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BOSTON — Marijuana may have benefits over addictive opioids as a pain treatment for injured workers, but federal drug laws and a lack of guidelines for marijuana prescribing could hinder its use in workers compensation.
A recent report from The National Academics of Sciences, Engineering, and Medicine looked into marijuana as a medical treatment option, said Dr. Dean Hashimoto, chairman of the Massachusetts Health Care Services Board. The report found that there was “moderate scientific support for improvement” of short-term sleep outcomes for people with chronic pain, he said.
“Relief from chronic pain is by far the most common condition cited by patients in terms of their need for medical marijuana,” said Dr. Hashimoto, who said the report pointed to substantial evidence that marijuana is an effective treatment for chronic pain in adults, he said.
Dr. Hashimoto spoke during a presentation at the Workers Compensation Research Institute's Annual Issues & Research Conference in Boston.
Medical marijuana legalization laws are associated with a 25% decrease in annual opioid mortality, said Dr. Hashimoto, citing a 2014 study reported in the Journal of the American Medical Association. He also pointed to a 2015 RAND Corp. study, which said states that allowed medical marijuana dispensaries saw a 20% decrease in opioid addiction and an 18% decreases in drug overdose deaths.
Despite reported benefits of medical marijuana, Dr. Hashimoto warned of the downsides of marijuana, including increased risk of motor vehicle crashes, the development of major psychoses, and increased substance dependence on alcohol, tobacco, and illegal drugs.
Additionally, Dr. Hashimoto said that there are obstacles in covering medical marijuana under workers compensation claims.
“It’s illegal under federal law… it’s not FDA approved, and as a result of that, you don’t have your traditional sophisticated nuanced studies associated with advocacy and safety,” he said. “There is also a lack of prescription standards … Furthermore, the existing medical treatment guidelines upon which workers compensation is so reliant on don’t really address the issue of medical marijuana.”
Workers compensation reforms in California have been an ongoing process, but the efforts have created some positive changes in the state’s comp system, said Alex Swedlow, president of the California Workers' Compensation Institute during a separate presentation at the WCRI conference.
California Senate Bill 863, a comprehensive workers comp reform bill, was passed in 2012 and began being implemented in 2013. Reforms in S.B. 863 included an independent review process for medical treatment and billing disputes, fee schedules for home health care, language interpretation and other comp-related services and fees for lien filings.
Research from the Oakland, California-based CWCI shows that S.B. 863 reforms have led to stabilization in California workers comp medical cost trends, Mr. Swedlow said. He credited the improvement partially to the implementation of a resource-based relative value scale medical fee schedule, as well the removal of duplicate payments for the surgical hardware used in the spine surgeries.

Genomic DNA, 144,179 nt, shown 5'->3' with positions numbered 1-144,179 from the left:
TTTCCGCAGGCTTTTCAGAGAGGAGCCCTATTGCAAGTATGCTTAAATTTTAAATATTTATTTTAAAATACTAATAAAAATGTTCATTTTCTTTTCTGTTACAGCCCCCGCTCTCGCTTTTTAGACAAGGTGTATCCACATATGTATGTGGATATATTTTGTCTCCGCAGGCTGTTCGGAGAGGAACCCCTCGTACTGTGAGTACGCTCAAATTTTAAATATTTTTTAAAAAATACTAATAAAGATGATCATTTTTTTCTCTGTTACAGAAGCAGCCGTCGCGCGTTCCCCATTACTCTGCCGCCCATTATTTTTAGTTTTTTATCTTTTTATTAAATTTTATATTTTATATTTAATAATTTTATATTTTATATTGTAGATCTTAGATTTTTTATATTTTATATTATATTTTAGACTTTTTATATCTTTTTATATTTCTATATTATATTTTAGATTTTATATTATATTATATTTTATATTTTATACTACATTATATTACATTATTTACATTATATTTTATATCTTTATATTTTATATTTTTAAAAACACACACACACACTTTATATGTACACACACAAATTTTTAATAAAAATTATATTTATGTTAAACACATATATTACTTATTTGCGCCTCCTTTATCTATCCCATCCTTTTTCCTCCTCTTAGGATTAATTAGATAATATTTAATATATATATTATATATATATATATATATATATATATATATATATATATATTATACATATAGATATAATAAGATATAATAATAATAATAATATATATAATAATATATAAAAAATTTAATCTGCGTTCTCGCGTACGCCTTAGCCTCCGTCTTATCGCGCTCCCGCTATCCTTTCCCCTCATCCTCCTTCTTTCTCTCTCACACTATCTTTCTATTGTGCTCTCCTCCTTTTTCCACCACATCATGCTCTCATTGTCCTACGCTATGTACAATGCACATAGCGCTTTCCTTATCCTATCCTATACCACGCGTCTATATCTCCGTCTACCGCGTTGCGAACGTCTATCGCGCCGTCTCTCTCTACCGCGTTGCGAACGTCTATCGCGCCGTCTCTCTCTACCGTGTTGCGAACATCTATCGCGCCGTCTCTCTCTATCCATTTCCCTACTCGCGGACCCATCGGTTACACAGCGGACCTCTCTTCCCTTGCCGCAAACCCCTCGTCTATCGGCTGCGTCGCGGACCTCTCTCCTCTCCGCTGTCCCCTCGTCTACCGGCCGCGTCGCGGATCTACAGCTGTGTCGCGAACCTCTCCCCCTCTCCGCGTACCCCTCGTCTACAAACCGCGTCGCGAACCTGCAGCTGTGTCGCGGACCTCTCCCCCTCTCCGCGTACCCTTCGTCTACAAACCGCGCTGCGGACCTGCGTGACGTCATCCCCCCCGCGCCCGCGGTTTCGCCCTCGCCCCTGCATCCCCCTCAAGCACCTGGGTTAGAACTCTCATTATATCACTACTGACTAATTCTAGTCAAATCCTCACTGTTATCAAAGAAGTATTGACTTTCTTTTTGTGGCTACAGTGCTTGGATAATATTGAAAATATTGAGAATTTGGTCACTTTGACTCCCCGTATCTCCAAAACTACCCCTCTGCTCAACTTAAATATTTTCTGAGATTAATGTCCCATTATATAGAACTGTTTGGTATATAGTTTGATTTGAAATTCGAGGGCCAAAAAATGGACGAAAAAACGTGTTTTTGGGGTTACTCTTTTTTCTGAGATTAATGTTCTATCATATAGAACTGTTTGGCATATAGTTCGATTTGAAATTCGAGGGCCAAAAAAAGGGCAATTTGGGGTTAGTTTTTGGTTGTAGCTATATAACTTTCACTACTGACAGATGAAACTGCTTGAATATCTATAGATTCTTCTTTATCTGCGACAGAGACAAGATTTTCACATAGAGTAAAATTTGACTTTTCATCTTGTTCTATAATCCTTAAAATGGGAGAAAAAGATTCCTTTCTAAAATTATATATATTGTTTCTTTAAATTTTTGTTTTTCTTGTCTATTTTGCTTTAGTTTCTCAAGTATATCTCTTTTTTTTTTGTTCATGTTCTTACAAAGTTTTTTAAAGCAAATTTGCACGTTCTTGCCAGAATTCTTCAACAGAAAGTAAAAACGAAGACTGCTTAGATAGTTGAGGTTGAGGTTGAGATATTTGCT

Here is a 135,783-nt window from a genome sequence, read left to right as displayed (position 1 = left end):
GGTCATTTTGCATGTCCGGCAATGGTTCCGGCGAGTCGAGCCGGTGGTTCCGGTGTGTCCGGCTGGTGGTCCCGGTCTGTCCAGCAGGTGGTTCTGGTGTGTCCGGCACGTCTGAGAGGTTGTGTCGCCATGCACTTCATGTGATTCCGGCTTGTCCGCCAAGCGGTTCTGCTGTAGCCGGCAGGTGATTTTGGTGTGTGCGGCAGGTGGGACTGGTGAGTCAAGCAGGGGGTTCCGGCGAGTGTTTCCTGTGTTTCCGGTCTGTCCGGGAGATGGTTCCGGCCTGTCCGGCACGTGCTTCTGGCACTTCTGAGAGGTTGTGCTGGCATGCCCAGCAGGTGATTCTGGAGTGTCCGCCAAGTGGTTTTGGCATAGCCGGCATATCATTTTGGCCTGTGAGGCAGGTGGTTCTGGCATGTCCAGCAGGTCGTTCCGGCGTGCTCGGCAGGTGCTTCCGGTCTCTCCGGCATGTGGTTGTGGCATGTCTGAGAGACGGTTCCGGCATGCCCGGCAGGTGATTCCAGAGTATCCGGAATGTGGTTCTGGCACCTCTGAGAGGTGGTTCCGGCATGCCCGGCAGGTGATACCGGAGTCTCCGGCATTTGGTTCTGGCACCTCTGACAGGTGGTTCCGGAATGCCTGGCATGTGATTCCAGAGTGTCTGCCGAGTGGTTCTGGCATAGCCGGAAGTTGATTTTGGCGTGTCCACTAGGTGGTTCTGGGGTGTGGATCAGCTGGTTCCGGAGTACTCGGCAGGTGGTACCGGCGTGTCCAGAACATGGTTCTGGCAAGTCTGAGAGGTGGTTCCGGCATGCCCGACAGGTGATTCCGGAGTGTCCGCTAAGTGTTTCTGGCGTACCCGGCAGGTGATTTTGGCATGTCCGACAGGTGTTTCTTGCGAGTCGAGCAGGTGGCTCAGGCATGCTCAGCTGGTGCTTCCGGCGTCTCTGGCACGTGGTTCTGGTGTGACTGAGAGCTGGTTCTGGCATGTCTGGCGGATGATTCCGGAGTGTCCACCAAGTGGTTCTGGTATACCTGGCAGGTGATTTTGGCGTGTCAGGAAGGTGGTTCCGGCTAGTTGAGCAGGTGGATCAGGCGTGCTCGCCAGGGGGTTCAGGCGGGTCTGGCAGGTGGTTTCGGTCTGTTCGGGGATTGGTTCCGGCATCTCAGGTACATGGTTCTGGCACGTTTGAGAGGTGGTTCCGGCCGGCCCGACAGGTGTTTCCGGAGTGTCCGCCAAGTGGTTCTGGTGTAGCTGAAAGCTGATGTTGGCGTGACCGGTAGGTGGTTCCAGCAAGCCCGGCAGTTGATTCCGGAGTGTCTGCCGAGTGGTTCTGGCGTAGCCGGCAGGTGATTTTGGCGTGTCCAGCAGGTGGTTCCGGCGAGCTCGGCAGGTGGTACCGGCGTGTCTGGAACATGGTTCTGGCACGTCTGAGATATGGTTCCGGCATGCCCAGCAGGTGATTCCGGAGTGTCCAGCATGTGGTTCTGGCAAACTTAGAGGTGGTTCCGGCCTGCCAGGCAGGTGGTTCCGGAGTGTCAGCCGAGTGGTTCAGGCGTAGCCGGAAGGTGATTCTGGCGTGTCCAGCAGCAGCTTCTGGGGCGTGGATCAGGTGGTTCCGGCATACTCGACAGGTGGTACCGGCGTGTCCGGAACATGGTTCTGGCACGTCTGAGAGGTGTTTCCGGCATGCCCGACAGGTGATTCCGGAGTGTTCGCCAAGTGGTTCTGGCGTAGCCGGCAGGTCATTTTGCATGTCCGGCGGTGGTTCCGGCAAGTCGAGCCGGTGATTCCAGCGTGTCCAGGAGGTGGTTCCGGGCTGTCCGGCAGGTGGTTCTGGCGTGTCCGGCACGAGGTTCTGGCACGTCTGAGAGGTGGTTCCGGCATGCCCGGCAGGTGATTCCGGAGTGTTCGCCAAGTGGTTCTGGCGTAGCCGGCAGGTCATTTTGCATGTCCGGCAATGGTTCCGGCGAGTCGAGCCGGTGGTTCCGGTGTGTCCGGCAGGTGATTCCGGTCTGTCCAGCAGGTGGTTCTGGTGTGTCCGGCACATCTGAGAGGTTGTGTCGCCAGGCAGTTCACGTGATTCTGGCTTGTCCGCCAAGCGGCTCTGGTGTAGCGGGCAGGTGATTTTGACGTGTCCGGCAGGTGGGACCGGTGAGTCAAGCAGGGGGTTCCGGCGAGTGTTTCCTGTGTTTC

The California Workers’ Compensation Insurance Rating Bureau estimates that S.B. 863 has generated $1.3 billion in systemwide savings for California’s workers comp system, said Mr. Swedlow, who called the developments “good news.”
“We are a big state and play an important role in the national workers comp economy,” he said.
ACA and Cost Shifting to Workers Comp
Potential changes to the Affordable Care Act by the Trump administration could cause medical costs to be shifted from group health coverage to workers compensation insurers as workers seek to replace lost health insurance, a former congressman says.
Former U.S. Rep. Harry Waxman, a Democrat from California, said that the Trump administration’s plans to repeal and replace the ACA could lead to uninsured individuals seeking healthcare under various social programs including workers comp.
Workers affected by a repeal of the ACA “will have to buy a very high-deductible insurance and may not be able to afford it because we are going to take away the tax breaks, the subsidies that we have used to help people who couldn’t afford their policy,” Mr. Waxman said in another WCRI presentation.
He added that losing coverage under a repeal of the ACA could prompt people to seek care under workers comp claims. “If somebody can get into the workers comp system…they are going to and do that.”
Former U.S. Senator Tom Coburn, a Republican from Oklahoma, said that while the ACA aimed to make health insurance accessible, many people struggled with high deductibles.
“The deductibles shot up and the premiums shot up under the Affordable Care Act,” Mr. Coburn said during the WCRI presentation. “Lots of people didn’t get insurance because they couldn’t afford it.”
Mr. Coburn said medical advancements in the next 20 years could benefit injured workers.
“It’s going to be nothing but personalized precision medicine, and at first it’s going to cost a lot. But the outcome, especially in terms of workers comp, is going to be phenomenal in terms of curing chronic problems, in terms of developing treatments that solve limitations that are created through work injury.”
A bill set before the North Dakota Legislature this month would prohibit coverage for medical marijuana under the state’s workers compensation program.